Halloween, Tyler

Pumpkin carving is a great activity to do in the lead up to Halloween and if pulled off correctly, you can get some amazing designs. As it is getting closer and closer to Halloween, we thought it would be a great idea to carve the Primrose flower into a pumpkin to create the Primrose Pumpkin to get into the spooky spirit!

The first thing we decided to do was head down to the shops and grab all the equipment we needed to carve. This included:

-A pumpkin
-Two knives, one big and one small
-A safety knife
-A spoon
-A pen
-A bowl

Then we drew out our logo onto the pumpkin. This is so we had an outline to follow when it was time to carve it.

Next step was the messiest part of all; cutting the top off the pumpkin and scooping out all of the seeds and fibres using the spoon (and hands!) and then discarding it into a bowl.

Empting Pumpkin

Emptying pumpkin

Now that is done and out of the way, it’s time to start carving our Primrose Pumpkin! Using the outline that we drew earlier, we carefully then cut through the pumpkin following the outline by using the knives we listed. This required a lot of concentration as you can tell…

Cutting the Pumpkin

Cutting Pumpkin outline

Removing part of Pumpkin

Final adjustments…

Final adjustments

And there you have it, the Primrose Pumpkin in all of its glory!

Candle in the Primrose Pumpkin

From all of us at Primrose, we hope you have a great and creepy Halloween!

Happy Halloween

Tyler at PrimroseTyler works in the Primrose Marketing team, mainly working on Social Media and Online Marketing.

Tyler is a big fan on everything sports and supports Arsenal Football Club. When not writing Primrose blogs and tweets, you can find Tyler playing for his local Sunday football team or in the gym.

See all of Tyler’s posts.

Amie, Halloween

Halloween is nearly upon us, and it’s time to get into the spirit. This blog post will combine all things Halloween-themed from food and games, to products and pumpkins.

halloween1

Are you planning anything special for Halloween? We’d love to see your ideas and photos so send them in:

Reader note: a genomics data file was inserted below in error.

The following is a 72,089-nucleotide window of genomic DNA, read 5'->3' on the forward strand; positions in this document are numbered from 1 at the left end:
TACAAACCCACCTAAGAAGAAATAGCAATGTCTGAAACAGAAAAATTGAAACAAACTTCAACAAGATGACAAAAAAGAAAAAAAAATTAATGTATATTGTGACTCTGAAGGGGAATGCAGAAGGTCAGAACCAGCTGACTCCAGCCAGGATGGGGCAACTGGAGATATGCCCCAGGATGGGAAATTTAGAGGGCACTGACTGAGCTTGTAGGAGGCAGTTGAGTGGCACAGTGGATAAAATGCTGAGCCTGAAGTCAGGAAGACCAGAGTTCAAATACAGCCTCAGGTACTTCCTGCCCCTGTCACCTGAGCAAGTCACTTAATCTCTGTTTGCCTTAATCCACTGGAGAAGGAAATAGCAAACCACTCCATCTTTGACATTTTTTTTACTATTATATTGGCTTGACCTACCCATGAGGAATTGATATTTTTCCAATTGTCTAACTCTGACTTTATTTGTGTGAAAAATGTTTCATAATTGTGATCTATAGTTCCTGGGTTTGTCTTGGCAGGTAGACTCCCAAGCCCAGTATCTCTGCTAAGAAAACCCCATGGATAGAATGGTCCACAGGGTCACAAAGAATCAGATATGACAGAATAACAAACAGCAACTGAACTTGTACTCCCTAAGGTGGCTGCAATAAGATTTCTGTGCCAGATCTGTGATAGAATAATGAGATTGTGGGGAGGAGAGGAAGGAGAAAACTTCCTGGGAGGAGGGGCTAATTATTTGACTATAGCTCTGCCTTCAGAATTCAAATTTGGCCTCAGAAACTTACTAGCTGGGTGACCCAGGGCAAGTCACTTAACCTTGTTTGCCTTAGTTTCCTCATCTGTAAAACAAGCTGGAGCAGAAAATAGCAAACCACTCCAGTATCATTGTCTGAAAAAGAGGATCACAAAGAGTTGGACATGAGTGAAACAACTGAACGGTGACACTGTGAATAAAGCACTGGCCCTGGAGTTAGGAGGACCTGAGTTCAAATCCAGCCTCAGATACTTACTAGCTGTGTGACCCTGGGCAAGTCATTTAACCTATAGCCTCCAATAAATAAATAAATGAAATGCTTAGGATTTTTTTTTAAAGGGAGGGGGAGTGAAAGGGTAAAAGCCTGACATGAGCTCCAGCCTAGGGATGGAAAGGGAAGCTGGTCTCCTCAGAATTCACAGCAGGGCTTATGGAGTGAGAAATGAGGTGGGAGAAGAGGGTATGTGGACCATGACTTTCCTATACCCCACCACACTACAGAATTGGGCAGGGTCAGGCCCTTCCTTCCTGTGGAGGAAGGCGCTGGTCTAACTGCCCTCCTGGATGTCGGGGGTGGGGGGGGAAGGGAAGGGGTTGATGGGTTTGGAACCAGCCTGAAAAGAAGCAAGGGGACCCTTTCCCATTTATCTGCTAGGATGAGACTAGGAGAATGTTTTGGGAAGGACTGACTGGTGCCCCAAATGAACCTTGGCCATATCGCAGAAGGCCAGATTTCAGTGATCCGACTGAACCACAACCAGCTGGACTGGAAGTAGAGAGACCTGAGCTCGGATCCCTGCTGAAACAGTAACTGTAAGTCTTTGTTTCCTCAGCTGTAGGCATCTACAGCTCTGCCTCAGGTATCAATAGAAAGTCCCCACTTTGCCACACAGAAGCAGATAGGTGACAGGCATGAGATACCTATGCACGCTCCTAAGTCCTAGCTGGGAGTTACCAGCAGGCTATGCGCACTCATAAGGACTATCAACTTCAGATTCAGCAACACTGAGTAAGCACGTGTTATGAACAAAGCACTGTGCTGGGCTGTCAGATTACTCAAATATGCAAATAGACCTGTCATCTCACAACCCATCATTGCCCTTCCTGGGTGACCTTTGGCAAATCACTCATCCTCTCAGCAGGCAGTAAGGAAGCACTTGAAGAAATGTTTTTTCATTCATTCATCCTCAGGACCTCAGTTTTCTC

• Email photos@primrose.co.uk
  • Tweet us @PrimroseUK
  • Facebook us @ facebook.com/Primrose.co.uk

Party Games
Whether you’re throwing a Halloween party, or simply having a quiet night in with some friends, Halloween games provide hours of entertainment. The majority of Halloween games are really easy to carry out too, with little cost involved.

Apple bobbing – A timeless classic, this is played by filling a large tub or basin of water, and putting apples in the water. Because apples are less dense than water, they happily float on the surface. You then put your hands behind your back, and do what you can to grab the apples with your teeth. Fun for children and adults alike.

halloween2

Mummy wrap – Grab the toilet roll and get wrapping! From head to toe, cover yourself in white roll and you will end up looking like a glorified mummy. You can remain in the white roll for the rest of the night, and you have fancy dress sorted too. To add effect, put some fake blood on your roll to look scarier.

Pop the pumpkins – This is a real simple idea, whereby you blow up orange balloons (the pumpkins) and you have to pop them as quick as you can. The winner is the one who pops all the pumpkins first! It sounds easy, but that all depends on what you use to pop them.

Food and Drink
Halloween is a great opportunity to express your creativity with nibbles, with so many options to choose from. Whether it’s from the supermarket Halloween aisle, or you’ve put hard graft into making the food, there is something for everyone of all ages (and alcoholic options for adults).